Mixpanel + Ruby on Rails = Wonderful

My name is Patrick McKenzie and I am an analytics junkie. Hiya, Patrick! I have an almost unhealthy interest in how my business' web site (you're on it) is performing on a day to day basis. I say "almost" unhealthy because good analytics leads to good decisionmaking and good decisionmaking makes me money, and money is generally healthy, or at least helps me buy more tofu.

Recently I've added a new analytics service (Mixpanel) to the suite I already use (Google Analytics, CrazyEgg, and Clicky) and I have been so happy with it I had to share. This article explains:

  • a bit of background about analytics
  • how I integrated my Rails site with Mixpanel (steal my code)
  • how I used funnel data to improve the experience of my customers
  • (and why that makes me money)

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Why You Should Use Analytics

The fundamental reason you want to use analytics is because it lets you know how your customers interact with your site and that this drives decisionmaking about your site design, future business directions, and the like.

You might say "Wait, why don't I just talk to customers?" You should talk to your customers, but customers:

  • have more important things to do than talk to you
  • are not experts about your site
  • misremember things
  • resent being tested on like rats in a twisted science experiment ("Would you hit this bar for cheese more if it was green, or blue?")
Analytics has none of these problems. The data you collect:
  • is always there, waiting for your analysis
  • is totally expert on use of your site
  • is as accurate as your collection method
  • has no issue with answering arbitrary, inane questions

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What To Track

The mad scientist in me wants to say Track it all! while cackling madly, but over the years I have found that having too much data (cough Google Analytics cough) is almost as bad as having none, because it numbs me to the import of the data. If it isn't driving good decisions, it is worthless. If I have to swim through a million and one screens to drill down to the information of interest to me, I don't do it very often, and data which is not read might as well not be collected.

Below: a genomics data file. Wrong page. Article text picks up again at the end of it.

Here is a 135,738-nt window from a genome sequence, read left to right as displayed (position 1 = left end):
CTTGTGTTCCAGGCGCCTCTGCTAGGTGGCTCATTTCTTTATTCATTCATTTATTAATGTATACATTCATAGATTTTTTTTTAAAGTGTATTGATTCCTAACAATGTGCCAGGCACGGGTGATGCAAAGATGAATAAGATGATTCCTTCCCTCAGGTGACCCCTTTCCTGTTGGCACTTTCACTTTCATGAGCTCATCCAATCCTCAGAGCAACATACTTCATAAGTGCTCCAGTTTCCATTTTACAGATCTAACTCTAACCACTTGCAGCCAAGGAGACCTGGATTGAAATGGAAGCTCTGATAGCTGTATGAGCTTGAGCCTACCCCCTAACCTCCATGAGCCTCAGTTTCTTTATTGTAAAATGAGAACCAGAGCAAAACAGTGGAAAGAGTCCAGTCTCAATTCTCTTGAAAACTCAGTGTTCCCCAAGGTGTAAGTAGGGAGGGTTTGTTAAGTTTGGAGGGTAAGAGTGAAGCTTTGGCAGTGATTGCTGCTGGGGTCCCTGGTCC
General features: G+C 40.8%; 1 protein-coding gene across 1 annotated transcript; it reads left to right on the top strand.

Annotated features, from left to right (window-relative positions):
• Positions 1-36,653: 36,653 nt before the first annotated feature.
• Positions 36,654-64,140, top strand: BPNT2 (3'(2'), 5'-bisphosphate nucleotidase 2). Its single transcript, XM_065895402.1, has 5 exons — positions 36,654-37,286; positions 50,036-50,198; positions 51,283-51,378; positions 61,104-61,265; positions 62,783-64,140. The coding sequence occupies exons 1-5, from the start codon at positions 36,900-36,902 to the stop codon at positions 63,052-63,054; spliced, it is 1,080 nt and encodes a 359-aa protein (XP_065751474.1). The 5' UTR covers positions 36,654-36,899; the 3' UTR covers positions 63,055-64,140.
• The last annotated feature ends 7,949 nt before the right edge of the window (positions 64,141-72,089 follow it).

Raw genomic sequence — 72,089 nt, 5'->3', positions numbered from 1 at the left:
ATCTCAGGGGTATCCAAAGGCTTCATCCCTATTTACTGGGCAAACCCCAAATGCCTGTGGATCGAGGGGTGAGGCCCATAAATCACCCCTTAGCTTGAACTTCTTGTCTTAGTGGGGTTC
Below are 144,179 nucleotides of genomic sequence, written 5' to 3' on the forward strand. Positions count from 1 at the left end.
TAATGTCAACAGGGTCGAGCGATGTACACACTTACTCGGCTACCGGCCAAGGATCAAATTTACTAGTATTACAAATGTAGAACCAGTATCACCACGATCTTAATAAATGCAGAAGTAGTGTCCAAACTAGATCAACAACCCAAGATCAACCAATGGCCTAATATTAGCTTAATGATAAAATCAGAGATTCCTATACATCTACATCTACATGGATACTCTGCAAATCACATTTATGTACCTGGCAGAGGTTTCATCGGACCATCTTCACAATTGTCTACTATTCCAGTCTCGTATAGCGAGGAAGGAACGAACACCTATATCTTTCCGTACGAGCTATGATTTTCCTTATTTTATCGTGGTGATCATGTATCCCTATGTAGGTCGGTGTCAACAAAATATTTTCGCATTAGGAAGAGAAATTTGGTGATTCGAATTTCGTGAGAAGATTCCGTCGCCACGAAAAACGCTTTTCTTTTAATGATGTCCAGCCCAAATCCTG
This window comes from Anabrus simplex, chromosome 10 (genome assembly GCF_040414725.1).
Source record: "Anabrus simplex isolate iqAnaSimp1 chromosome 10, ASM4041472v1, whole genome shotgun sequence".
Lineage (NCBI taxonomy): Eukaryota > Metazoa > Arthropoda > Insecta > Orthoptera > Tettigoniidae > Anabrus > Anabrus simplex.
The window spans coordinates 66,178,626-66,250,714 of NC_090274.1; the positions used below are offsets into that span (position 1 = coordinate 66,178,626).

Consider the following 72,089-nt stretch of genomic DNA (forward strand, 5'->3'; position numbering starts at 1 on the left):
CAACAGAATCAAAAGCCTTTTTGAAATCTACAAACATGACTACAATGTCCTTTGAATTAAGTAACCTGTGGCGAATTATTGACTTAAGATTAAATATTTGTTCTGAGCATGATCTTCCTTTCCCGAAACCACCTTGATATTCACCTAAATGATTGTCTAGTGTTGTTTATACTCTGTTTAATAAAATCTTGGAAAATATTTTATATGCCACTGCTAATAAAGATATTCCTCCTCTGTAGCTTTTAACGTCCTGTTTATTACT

So collect manageable amounts of data and prioritize your collection around key business goals. For example, if you sell stuff, then selling stuff is a core business goal. (If you don't sell stuff, get your Web 2.0 whippersnapper feet off my lawn and don't come back until you sell stuff.) The usability of the core interaction between your users and your web application is a core business goal. Focus your attention on places where change moves the needle, not on irrelevancies like "Does my blog archive page for August 2006 get a higher click through rate to the category page when the text is fuscia or purple?"

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How To Track

To the maximum extent possible, use pre-existing solutions rather than writing your own analytics code. I've done both, and believe me, the engineering effort to collect, record, and display custom statistics is immense.

For example, I have published some statistics about my business for the last few years, and that is all custom code. That custom code is roughly 10% of my code base. While I don't regret having written it, that 10% could have been spent on new features to impress customers. Only use custom analytics code when you have compelling business requirements for it.

By comparison, integrating pre-existing web analytics packages is easy. Google Analytics and CrazyEgg require copy/pasting perhaps 5 lines into your most general template. Mixpanel took a bit more work, but much less than custom code, and since I already did it for you you don't really have to worry about it.